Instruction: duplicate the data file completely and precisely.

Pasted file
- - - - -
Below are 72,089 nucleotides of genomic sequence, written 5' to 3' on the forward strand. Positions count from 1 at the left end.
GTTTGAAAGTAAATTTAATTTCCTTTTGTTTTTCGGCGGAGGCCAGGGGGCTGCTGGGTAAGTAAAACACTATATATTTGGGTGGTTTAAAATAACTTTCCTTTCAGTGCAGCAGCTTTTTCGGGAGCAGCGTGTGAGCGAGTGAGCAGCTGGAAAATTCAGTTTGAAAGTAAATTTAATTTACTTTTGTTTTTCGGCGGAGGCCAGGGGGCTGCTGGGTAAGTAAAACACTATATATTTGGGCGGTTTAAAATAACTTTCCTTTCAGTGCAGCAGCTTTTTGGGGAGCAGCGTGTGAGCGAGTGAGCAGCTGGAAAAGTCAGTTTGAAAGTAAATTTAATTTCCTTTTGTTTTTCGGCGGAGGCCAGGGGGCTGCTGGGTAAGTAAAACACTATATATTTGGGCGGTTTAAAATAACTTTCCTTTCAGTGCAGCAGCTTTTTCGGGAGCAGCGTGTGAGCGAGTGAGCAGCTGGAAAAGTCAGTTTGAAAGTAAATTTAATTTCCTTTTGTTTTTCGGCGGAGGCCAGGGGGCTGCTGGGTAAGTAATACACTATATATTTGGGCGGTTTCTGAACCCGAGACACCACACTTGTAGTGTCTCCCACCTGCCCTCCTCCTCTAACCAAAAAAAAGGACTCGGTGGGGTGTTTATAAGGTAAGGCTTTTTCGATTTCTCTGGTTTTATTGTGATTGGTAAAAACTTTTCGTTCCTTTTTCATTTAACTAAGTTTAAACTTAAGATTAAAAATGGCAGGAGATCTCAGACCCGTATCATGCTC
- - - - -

Below are 72,089 nucleotides of genomic sequence, written 5' to 3' on the forward strand. Positions count from 1 at the left end.
GTTTGAAAGTAAATTTAATTTCCTTTTGTTTTTCGGCGGAGGCCAGGGGGCTGCTGGGTAAGTAAAACACTATATATTTGGGTGGTTTAAAATAACTTTCCTTTCAGTGCAGCAGCTTTTTCGGGAGCAGCGTGTGAGCGAGTGAGCAGCTGGAAAATTCAGTTTGAAAGTAAATTTAATTTACTTTTGTTTTTCGGCGGAGGCCAGGGGGCTGCTGGGTAAGTAAAACACTATATATTTGGGCGGTTTAAAATAACTTTCCTTTCAGTGCAGCAGCTTTTTGGGGAGCAGCGTGTGAGCGAGTGAGCAGCTGGAAAAGTCAGTTTGAAAGTAAATTTAATTTCCTTTTGTTTTTCGGCGGAGGCCAGGGGGCTGCTGGGTAAGTAAAACACTATATATTTGGGCGGTTTAAAATAACTTTCCTTTCAGTGCAGCAGCTTTTTCGGGAGCAGCGTGTGAGCGAGTGAGCAGCTGGAAAAGTCAGTTTGAAAGTAAATTTAATTTCCTTTTGTTTTTCGGCGGAGGCCAGGGGGCTGCTGGGTAAGTAATACACTATATATTTGGGCGGTTTCTGAACCCGAGACACCACACTTGTAGTGTCTCCCACCTGCCCTCCTCCTCTAACCAAAAAAAAGGACTCGGTGGGGTGTTTATAAGGTAAGGCTTTTTCGATTTCTCTGGTTTTATTGTGATTGGTAAAAACTTTTCGTTCCTTTTTCATTTAACTAAGTTTAAACTTAAGATTAAAAATGGCAGGAGATCTCAGACCCGTATCATGCTC